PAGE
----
Basel Committee Pushes For Restrictive Requirements On Banks’ Crypto Holdings

The Committee of Central Banks and Regulators has proposed a “conservative regulatory treatment” for crypto assets, which banking groups say is prohibitively expensive.

Basel Committee Pushes For Restrictive Requirements On Banks' Crypto Holdings | Coinscreed

The Basel Committee on Banking Supervision met on Friday and discussed cryptocurrencies, among other things. The committee said it would be publishing its second advisory document shortly, with the intention of finalizing guidance on the regulatory treatment of banks’ exposure to cryptocurrencies by the end of the year.

In a Tuesday press release, the committee issued the following statement, likely referring to the recent collapse of Terra’s ecosystem:

“Recent developments have further highlighted the importance of having a global minimum prudential framework to mitigate risks from cryptoassets.”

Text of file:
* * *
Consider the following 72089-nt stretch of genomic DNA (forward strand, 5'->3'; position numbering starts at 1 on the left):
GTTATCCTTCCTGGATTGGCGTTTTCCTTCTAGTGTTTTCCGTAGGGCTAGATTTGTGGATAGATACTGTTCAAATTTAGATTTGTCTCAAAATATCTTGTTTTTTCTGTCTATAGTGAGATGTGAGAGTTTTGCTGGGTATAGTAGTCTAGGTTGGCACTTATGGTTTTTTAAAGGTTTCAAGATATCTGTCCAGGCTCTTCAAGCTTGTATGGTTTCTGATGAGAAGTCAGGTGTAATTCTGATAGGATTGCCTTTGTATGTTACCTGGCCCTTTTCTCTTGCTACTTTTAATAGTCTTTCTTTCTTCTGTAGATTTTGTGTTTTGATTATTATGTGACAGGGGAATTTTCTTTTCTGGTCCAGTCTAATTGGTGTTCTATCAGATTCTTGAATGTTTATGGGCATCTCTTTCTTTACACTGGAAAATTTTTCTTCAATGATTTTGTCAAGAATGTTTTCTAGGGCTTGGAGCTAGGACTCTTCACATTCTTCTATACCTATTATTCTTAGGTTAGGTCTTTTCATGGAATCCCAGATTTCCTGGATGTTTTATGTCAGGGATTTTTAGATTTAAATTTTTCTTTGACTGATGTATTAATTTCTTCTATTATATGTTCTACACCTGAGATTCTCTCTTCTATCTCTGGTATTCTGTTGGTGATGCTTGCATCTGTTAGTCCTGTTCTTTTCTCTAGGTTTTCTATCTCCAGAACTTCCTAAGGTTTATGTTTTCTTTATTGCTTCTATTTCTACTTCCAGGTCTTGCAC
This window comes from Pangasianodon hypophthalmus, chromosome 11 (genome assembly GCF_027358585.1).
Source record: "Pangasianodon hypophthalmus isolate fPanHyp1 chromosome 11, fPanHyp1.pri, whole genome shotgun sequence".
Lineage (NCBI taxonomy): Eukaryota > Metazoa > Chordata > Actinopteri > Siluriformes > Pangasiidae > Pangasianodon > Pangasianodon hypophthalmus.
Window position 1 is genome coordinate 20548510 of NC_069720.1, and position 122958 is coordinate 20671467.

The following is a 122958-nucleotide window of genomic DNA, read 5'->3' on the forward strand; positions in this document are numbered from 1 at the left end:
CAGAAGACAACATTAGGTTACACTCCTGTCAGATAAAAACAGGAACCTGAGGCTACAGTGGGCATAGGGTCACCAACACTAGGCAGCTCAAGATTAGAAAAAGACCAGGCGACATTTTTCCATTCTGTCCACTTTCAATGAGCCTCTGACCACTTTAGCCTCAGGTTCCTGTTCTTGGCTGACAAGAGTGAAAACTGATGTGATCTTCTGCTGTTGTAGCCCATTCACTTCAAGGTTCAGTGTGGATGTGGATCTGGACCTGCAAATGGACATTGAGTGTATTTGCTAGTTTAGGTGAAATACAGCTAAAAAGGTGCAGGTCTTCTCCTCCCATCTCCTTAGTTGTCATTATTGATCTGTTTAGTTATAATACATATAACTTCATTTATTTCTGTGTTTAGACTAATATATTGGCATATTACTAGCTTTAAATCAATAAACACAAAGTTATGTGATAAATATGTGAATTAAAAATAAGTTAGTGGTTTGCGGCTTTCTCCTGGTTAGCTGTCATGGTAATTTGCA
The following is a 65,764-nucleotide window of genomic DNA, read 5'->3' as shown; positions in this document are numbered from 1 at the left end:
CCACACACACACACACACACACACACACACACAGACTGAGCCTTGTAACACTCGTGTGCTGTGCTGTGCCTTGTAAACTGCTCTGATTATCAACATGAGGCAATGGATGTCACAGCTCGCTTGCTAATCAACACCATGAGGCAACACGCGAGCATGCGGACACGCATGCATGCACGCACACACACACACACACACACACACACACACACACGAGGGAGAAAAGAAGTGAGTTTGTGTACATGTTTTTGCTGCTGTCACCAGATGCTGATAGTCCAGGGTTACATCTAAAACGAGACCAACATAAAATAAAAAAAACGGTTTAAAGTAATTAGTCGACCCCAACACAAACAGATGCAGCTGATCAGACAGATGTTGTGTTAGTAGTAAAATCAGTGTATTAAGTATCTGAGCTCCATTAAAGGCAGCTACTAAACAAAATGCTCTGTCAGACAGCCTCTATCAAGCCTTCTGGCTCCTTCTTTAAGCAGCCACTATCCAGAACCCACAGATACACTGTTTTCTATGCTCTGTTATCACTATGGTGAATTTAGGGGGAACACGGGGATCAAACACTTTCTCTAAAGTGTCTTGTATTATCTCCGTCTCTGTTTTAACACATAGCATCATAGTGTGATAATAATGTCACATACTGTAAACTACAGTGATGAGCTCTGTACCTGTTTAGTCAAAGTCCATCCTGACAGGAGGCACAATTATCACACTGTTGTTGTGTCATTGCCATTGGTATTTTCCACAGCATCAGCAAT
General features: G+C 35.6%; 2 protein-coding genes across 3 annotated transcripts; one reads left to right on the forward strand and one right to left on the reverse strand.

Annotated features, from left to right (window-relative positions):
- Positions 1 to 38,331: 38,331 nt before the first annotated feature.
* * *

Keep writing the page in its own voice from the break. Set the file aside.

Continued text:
The committee launched consultations in 2021 on the risk to the banking industry with regard to cryptocurrencies and published a paper on its findings at the time.

The committee divided crypto assets into two groups, with traditional token assets and stablecoins forming one group and all others forming the second group.

The second group, which included all cryptocurrencies and their derivatives, was assigned a risk weight of 1,250%. This meant that a bank had to hold $1 worth of fiat currency for every $1 worth of cryptocurrency value it owned.

The Committee’s “conservative regulatory treatment” has drawn objections from banking groups. The International Swaps and Derivatives Association (ISDA), the Futures Industry Association (FIA), the Institute of International Finance, the Chamber of Digital Commerce and five other organizations said in a letter to the committee that the proposed requirements “pose significant barriers to participation .” Regulated Banking in the Crypto Asset Markets”.

The Basel Committee on Banking Supervision is composed of central banks and supervisors from 28 countries and jurisdictions, as well as three observer countries and five agencies. It is supported by the Bank for International Settlements, but its decisions do not have the force of law.